The First Step Is Crucial to Soccer Success—Most Players Botch It

Understand what it means to truly improve your first step in soccer.

Every time I find myself in a conversation with a soccer parent, I am asked about the "first step." They ask, "Coach, can you improve my son's first step?" Or they sigh, "I wish my child would just have a quicker first step." Or they grunt after all but one month of training, "Why hasn't my kid improved his first step yet?"

While these are all valid questions and concerns, it is important to look at exactly what we want to train and what it takes to get there. If you're a soccer player, chances are, you want a quicker first step. And if you're a soccer parent, you want your kid to be rocketing past defenders at warp speed. I get it.

After all, soccer is a game that is decided by explosive movements that happen within a split second, such as breaking away from a defender, blasting off to make a diagonal run behind the defense, or changing pace after winning a 1v1 battle.

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Every time I find myself in a conversation with a soccer parent, I am asked about the "first step." They ask, "Coach, can you improve my son's first step?" Or they sigh, "I wish my child would just have a quicker first step." Or they grunt after all but one month of training, "Why hasn't my kid improved his first step yet?"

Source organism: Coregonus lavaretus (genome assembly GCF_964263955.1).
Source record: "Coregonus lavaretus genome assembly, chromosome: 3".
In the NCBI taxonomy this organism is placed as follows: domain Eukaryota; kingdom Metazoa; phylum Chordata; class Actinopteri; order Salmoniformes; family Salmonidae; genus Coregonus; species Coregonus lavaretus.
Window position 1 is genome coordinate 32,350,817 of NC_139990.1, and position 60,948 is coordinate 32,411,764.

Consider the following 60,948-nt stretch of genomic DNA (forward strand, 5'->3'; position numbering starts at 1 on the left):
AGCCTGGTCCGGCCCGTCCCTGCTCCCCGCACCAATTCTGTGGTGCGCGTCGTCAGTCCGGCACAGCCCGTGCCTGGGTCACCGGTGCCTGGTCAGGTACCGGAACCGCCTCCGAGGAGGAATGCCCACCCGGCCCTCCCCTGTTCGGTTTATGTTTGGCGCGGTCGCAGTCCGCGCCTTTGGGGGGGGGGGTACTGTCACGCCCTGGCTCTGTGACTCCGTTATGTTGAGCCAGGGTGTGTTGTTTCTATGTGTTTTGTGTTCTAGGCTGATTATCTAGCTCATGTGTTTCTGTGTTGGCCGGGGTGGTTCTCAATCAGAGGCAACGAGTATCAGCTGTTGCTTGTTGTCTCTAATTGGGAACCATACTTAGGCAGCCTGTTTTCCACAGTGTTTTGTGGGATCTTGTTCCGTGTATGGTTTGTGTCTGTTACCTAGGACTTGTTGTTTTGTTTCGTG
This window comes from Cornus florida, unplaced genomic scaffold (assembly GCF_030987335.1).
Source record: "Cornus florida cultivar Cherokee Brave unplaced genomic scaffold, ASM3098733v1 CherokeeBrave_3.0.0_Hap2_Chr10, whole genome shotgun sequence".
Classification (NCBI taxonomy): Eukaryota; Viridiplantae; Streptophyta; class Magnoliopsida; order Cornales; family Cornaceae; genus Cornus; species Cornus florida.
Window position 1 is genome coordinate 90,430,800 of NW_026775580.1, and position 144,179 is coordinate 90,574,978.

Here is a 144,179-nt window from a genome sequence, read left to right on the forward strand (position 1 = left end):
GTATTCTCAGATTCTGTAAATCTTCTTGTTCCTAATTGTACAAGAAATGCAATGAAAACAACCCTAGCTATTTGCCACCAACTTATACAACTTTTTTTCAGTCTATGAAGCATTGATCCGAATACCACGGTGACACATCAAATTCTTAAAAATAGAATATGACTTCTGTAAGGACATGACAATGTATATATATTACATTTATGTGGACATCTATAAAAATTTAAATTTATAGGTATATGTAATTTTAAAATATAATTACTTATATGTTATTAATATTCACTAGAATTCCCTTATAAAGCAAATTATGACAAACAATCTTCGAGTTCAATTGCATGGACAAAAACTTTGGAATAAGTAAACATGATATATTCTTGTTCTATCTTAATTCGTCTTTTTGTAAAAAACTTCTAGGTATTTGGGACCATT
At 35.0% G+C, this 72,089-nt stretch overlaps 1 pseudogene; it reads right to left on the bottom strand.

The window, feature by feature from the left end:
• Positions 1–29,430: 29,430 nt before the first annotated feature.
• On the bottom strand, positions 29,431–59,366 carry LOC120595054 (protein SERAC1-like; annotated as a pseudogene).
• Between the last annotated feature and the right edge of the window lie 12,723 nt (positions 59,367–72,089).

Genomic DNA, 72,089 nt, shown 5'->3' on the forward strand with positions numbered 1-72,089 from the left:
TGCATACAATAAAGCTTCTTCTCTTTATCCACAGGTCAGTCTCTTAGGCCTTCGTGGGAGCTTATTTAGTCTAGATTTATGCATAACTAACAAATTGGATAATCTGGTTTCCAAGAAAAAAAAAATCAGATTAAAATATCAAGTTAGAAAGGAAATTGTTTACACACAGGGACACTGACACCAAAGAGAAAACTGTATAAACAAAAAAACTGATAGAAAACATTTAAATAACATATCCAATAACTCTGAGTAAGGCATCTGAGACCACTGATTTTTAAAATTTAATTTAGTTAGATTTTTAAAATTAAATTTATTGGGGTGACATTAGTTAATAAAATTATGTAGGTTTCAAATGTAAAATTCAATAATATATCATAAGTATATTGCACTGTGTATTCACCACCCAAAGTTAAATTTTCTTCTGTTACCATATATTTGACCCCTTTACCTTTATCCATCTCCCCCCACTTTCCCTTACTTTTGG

While these are all valid questions and concerns, it is important to look at exactly what we want to train and what it takes to get there. If you're a soccer player, chances are, you want a quicker first step. And if you're a soccer parent, you want your kid to be rocketing past defenders at warp speed. I get it.

After all, soccer is a game that is decided by explosive movements that happen within a split second, such as breaking away from a defender, blasting off to make a diagonal run behind the defense, or changing pace after winning a 1v1 battle.

Before I dive into a thorough discussion on the components of soccer performance training, let me ask you this: what do you mean by the "first step?"

Of course, most parents and coaches would reply with jargon like "explosiveness" or "acceleration" or "speed." A fast first step on its own really won't do much unless it's followed by strong acceleration, so when most people say "first step," they're really referring to the ability to get to high speeds from a stationary, walking or jogging state quickly. But there's even more going on here than that.

First step in soccer tends to get lost in translation. Although most are under the impression it is a physical problem, namely, due a lack of speed and acceleration, vision, anticipation and decisiveness also play key roles.

First step can mean thinking two steps ahead and running onto a diagonal ball. First step can mean changing pace to separate yourself from a defender to get open. First step can mean exploding down the flank once you receive the ball at your feet.

First step can mean anticipating a counterattack. First step can mean reading the game ahead of everyone else and making your runs early and often. First step can mean being technically confident to check to the ball and get it at your feet. Let's dive into this topic and talk about the myriad of ways you can go about training a "first step" that will put you in better positions on the pitch